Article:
From the Himalayan foothills to the Mediterranean basin, what knowledge of the evolutionary history and natural diversity of the apricot tree brings us
Véronique Decroocq, Fruit Biology and Pathology research unit, INRAE Bordeaux
IDEEV - Salle Rosalind Franklin
Since its domestication 2,000 to 3,000 years ago in Central Asia, the apricot tree has adapted to diverse and varied environments, from the Middle East to the Caucasus, then around the Mediterranean in the West, and to the borders of East Asia.
Despite their similar characteristics, these apricot trees from distinct wild populations in Central Asia have experienced independent domestication. The life cycle, the quality of the fruit, and the resistance to diseases are all characteristics associated with the genes affected by the human selection of these trees and the genes related to its local adaptation. Knowing a little better about the genetic determinants involved in the adaptation process in this perennial species should contribute significantly to the selection of fruit trees in the context of climate change and changes in agricultural practices (agroecology, reduction of inputs, diversification, and innovation). for niche markets etc.…).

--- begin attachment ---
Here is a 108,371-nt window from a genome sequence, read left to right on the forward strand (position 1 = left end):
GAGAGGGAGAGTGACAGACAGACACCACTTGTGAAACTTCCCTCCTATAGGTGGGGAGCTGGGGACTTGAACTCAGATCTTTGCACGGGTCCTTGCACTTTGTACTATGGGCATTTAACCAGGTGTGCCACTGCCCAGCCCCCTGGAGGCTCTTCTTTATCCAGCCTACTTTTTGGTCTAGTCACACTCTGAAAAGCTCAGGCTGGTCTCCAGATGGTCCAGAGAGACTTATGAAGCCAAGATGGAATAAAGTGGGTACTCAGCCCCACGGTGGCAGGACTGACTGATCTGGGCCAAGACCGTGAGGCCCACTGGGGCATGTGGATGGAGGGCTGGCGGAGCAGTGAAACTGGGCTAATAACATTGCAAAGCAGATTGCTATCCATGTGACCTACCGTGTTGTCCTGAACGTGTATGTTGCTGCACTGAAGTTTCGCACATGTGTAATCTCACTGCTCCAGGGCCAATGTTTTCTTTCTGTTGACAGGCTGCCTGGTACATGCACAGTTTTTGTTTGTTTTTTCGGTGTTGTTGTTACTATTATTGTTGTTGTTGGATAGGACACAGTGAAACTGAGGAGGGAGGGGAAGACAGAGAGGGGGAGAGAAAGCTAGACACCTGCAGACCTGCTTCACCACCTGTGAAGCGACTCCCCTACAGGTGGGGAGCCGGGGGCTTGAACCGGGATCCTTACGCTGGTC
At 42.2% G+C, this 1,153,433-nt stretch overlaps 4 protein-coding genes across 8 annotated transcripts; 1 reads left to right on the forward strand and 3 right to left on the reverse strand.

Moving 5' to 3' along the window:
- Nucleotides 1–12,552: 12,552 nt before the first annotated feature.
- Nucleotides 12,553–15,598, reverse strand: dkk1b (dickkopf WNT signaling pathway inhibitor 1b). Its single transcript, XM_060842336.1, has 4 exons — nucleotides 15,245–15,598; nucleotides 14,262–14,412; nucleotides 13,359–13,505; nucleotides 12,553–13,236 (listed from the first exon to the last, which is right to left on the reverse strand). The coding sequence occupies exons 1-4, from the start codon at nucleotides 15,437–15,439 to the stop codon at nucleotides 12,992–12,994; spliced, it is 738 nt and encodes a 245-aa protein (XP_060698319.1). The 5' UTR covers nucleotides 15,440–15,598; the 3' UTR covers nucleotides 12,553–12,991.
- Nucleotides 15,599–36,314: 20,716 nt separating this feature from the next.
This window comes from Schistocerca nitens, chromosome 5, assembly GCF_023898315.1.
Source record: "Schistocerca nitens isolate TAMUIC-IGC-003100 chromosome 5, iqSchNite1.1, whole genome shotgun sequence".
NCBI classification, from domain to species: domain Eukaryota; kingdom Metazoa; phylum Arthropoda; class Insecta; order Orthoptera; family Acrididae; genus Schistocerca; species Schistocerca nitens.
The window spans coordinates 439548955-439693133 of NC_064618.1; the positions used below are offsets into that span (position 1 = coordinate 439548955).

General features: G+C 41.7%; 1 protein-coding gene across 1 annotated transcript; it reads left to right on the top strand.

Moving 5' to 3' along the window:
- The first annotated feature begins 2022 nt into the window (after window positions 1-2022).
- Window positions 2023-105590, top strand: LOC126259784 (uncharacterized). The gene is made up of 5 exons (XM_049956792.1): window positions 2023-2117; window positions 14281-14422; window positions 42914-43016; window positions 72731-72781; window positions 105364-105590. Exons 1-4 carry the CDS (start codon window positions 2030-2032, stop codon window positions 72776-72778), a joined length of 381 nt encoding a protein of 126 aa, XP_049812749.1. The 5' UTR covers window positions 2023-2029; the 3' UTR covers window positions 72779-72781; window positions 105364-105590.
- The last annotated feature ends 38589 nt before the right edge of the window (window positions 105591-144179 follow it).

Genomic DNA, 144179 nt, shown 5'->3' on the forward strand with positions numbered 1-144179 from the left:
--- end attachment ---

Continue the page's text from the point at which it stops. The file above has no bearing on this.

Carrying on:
Véronique Decroocq is research director at INRAE at Bordeaux’s Fruit Biology and Pathology research unit, affiliated with the Plant Breeding division. She graduated from the ISA agricultural school of Lille and Leuven University and then attended the Paris XI Orsay University, obtaining her Ph.D. (1994) in plant molecular and cellular biology. As a postdoctorate, she received a fellowship from CSIRO Plant Industry (Canberra, Australia) before being appointed permanently as a scientist at INRA (1997). Since then, Véronique’s research has focused on analyzing genetic data in fruit trees.